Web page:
CI/CD Pipelines: Part 2

Welcome to Part 2 of my CI/CD pipeline series! In this post, I will be going over the improvements I’ve made since Part 1, some issues I ran into along the way, and the overall goal(s) of this project.

Let’s start with the project goals. One of my main goals is to help provide clarity with CI/CD pipelines, as it pertains to network automation, and document the wins/losses along the way. I think we can agree that experiencing NetDevOps and Infrastructure-as-Code (IaC) is a pretty refreshing experience. There are a lot of new tools and processes learned along the way. However, we need to understand why we would do something different and go through the experience ourselves before touting it. I hope to describe my experiences (good and bad) through this series, and also why you and your team would consider adopting these new workflows.

The more technical goal of this project is to build a tool that can used as a proof-of-concept (PoC) or demo for a network team that is first being introduced to Infrastructure-as-Code. With that being said, I will continue refactoring the logic and code as I learn more about CI/CD and Ansible. From this post forward, I will also begin providing more technical details of what’s being updated in the project.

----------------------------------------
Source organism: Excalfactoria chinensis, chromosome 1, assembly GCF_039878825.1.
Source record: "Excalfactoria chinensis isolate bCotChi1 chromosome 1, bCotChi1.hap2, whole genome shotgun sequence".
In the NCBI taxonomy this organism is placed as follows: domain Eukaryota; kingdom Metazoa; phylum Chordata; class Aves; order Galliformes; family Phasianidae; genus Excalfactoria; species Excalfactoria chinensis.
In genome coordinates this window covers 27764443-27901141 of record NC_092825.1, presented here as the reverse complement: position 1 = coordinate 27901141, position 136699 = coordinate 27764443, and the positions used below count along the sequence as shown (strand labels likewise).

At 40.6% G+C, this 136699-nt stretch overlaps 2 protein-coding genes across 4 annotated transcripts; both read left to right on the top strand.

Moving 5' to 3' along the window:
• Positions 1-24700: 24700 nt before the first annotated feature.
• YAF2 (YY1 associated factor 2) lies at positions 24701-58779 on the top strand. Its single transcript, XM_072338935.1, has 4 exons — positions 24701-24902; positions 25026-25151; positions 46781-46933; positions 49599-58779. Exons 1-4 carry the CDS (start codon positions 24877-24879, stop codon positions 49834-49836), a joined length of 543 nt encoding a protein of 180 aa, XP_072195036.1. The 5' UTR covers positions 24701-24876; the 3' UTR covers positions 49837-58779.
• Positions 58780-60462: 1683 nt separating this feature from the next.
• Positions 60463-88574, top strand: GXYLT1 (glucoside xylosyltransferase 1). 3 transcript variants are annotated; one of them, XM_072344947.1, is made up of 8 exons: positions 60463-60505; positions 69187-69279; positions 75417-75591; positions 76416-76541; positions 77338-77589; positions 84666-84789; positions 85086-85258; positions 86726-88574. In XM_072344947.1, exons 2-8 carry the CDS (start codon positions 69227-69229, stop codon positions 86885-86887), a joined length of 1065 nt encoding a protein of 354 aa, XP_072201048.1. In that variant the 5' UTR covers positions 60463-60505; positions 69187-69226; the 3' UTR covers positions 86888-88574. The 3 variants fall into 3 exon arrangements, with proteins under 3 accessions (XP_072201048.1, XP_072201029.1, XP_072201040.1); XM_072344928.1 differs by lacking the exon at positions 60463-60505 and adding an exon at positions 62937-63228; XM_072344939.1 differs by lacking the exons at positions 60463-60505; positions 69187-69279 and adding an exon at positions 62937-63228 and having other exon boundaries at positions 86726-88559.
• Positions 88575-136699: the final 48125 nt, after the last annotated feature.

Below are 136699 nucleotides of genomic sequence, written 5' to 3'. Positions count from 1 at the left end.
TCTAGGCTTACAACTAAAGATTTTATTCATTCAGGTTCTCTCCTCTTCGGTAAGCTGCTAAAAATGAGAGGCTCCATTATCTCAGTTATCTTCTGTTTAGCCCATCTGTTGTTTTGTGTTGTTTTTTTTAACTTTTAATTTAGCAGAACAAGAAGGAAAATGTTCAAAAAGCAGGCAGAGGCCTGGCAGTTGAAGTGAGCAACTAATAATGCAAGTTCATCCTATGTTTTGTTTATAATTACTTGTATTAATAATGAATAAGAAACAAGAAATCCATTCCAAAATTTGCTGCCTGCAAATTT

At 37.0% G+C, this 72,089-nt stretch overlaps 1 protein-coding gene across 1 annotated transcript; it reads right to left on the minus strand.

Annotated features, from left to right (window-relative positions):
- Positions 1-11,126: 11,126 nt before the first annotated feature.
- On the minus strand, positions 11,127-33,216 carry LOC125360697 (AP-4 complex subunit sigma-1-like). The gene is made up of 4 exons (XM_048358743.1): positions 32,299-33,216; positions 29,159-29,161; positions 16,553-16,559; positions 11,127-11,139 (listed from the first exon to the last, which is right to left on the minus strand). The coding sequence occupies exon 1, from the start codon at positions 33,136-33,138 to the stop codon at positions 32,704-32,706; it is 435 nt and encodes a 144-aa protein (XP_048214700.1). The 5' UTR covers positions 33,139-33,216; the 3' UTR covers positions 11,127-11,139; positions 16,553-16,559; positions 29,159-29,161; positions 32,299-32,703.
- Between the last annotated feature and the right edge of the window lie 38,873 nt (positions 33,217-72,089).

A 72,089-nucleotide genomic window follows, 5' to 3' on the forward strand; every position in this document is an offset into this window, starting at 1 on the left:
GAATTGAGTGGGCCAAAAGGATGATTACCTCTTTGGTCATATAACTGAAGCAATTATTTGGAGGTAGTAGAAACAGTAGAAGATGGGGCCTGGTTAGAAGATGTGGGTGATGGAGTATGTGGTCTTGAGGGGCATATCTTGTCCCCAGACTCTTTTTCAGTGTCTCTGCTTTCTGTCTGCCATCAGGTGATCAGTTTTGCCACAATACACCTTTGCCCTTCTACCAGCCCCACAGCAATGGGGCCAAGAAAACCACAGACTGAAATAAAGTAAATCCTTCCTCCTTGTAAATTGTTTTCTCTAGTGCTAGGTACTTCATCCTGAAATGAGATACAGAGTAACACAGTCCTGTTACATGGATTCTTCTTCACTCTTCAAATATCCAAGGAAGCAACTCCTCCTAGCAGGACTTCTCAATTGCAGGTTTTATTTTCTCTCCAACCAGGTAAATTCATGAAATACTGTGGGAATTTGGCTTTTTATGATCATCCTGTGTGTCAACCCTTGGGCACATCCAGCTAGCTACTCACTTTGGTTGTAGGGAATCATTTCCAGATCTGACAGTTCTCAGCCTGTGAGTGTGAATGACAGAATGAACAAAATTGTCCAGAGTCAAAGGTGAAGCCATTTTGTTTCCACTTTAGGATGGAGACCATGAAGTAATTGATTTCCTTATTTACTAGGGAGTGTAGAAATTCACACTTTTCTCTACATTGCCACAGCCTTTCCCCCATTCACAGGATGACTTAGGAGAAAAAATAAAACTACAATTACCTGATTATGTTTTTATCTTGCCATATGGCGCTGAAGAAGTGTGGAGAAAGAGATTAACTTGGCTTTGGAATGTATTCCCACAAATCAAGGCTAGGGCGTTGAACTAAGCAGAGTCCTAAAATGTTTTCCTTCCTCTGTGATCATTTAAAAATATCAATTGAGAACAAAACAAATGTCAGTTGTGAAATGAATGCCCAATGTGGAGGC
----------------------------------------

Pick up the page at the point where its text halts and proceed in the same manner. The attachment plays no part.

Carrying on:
So What’s New?

As mentioned in Part 1, I mostly followed a tutorial to build the initial pipeline. In Part 2, I expanded on that by adding the following:

  • Ansible host and group vars
  • Ansible roles

Along with the the additions, I also ran into some issues, but I’ll get into that later in the post. First, let’s jump into the details of what’s changed, specifically with Ansible.

Diving into Ansible

Before going into the specific changes, here’s a current snapshot of my repository:

I plan on reviewing and making my repo public very soon (stay tuned to my Twitter!), but I figure I would include my current repo structure and use it as reference throughout this post.

Host and Group Vars

One of the first improvements I made was to break out the variables for each host and group of hosts. This helped modularize my playbooks and allows for future scalability. Take the below host_vars file and related task as an example:

Host_vars file for R1
Task: Configure Loopback Interfaces

In the above task, a Loopback interface is configured. However, to make this task scalable, we use inherited variables from each device’s host_vars file. This is super important because now we have one playbook that can configure different Loopback interfaces with different IP addresses on every device in our inventory. For example, we could add another item to the ‘loopbacks’ list (i.e. lo1: 10.254.11.1) in the example host_vars file and just re-run the task to configure it. This becomes crucial when you have hundreds of devices with potentially different requirements based on design, geography, etc. With IaC, the host_vars file becomes a source of truth for what’s configured on the device (assuming no one goes rogue). You can take these same concepts and apply them to group_vars. For example, you can inherit the same SNMP server settings or syslog configuration from a specific group of devices in a playbook based on physical geography, type of device, device vendor, or any other arbitrary criteria. Now, let’s move on to roles!